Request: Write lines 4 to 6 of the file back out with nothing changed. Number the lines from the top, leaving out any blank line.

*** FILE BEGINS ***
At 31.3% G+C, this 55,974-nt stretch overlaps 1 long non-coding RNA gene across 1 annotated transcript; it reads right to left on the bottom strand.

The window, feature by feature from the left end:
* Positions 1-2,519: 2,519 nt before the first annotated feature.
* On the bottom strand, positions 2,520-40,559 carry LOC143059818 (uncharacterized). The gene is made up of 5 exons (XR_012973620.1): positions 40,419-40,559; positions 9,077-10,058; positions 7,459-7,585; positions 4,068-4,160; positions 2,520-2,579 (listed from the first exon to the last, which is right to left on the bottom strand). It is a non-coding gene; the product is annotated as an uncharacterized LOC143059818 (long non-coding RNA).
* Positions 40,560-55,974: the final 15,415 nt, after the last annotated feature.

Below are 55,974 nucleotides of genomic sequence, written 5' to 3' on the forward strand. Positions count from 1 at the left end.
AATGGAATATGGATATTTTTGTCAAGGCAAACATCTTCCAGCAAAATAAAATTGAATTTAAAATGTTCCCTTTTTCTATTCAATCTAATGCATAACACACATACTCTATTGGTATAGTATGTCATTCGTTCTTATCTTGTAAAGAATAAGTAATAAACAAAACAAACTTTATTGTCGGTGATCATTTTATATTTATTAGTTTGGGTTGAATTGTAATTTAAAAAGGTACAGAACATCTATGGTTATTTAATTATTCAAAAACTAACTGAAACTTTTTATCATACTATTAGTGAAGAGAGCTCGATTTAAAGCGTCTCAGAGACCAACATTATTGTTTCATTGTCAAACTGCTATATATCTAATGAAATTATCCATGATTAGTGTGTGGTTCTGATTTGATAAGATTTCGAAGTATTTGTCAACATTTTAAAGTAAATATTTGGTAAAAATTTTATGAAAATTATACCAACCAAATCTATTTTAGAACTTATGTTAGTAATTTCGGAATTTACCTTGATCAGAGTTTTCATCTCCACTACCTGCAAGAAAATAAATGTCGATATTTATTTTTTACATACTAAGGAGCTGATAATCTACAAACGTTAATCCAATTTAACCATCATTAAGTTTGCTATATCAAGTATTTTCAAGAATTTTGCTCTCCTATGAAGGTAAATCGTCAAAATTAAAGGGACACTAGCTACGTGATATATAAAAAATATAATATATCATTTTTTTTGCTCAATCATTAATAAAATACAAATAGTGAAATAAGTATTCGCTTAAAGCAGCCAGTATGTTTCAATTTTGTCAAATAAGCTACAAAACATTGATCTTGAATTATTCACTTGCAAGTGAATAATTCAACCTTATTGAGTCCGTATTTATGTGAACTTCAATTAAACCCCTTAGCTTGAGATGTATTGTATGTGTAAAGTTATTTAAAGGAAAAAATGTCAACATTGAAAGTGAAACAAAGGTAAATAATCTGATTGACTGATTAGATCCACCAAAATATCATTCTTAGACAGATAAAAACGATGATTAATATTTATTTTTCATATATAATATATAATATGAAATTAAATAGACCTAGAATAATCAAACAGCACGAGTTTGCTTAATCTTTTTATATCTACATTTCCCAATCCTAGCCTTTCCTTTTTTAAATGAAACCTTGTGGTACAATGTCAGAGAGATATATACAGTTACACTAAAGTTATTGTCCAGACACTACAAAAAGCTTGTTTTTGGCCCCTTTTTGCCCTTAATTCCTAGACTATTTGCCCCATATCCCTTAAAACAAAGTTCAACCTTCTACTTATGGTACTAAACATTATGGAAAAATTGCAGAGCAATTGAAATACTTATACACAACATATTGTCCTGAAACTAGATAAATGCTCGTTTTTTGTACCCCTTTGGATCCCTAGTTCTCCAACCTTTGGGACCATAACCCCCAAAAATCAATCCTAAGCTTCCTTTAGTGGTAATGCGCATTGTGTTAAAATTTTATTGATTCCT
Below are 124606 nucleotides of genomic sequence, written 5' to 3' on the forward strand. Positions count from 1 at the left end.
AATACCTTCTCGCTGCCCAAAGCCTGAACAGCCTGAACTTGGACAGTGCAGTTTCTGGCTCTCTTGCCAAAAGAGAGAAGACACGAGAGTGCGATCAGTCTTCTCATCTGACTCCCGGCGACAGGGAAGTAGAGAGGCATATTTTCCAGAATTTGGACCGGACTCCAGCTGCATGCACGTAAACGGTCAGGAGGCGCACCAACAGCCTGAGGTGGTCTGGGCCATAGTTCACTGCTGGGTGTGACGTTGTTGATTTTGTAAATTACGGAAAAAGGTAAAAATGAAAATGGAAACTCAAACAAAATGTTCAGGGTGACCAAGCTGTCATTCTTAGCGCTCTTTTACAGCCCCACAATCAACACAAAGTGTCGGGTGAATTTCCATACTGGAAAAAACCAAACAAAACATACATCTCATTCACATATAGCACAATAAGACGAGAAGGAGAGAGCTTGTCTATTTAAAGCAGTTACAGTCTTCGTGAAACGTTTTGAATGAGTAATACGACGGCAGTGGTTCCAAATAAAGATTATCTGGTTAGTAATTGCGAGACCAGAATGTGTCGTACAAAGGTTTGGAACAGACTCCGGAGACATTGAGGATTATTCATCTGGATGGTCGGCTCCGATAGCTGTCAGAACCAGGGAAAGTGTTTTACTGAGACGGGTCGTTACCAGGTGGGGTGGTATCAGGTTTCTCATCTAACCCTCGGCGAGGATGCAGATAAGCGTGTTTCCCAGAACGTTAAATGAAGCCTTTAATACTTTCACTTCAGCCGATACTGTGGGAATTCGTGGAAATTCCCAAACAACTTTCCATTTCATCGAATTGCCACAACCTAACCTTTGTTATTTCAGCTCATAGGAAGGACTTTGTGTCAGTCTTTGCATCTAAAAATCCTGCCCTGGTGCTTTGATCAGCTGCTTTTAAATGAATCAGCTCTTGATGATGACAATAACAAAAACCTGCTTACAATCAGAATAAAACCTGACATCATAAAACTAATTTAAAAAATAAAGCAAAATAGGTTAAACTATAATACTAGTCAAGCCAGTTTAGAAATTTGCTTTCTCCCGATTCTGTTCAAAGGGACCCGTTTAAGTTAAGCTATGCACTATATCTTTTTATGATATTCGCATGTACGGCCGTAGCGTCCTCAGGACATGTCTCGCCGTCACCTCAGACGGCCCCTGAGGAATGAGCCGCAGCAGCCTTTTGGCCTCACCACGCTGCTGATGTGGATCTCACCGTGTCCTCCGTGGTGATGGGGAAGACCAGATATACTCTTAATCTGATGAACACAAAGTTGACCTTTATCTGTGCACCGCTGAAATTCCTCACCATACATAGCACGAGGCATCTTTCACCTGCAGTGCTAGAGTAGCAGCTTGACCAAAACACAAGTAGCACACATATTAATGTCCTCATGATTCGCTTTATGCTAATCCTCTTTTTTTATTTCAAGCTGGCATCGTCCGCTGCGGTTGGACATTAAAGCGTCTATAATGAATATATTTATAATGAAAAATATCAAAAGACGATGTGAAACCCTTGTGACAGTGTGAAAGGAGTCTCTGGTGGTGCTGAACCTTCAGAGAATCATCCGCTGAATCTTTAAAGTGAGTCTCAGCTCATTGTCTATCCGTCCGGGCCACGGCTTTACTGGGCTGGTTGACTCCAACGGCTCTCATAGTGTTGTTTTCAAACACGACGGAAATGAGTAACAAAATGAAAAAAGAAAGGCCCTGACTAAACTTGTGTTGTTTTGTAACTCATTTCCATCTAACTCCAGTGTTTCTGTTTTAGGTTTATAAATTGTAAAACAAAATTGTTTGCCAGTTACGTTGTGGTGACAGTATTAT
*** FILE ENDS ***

* On the bottom strand, positions 2,520-40,559 carry LOC143059818 (uncharacterized). The gene is made up of 5 exons (XR_012973620.1): positions 40,419-40,559; positions 9,077-10,058; positions 7,459-7,585; positions 4,068-4,160; positions 2,520-2,579 (listed from the first exon to the last, which is right to left on the bottom strand). It is a non-coding gene; the product is annotated as an uncharacterized LOC143059818 (long non-coding RNA).
* Positions 40,560-55,974: the final 15,415 nt, after the last annotated feature.

Below are 55,974 nucleotides of genomic sequence, written 5' to 3' on the forward strand. Positions count from 1 at the left end.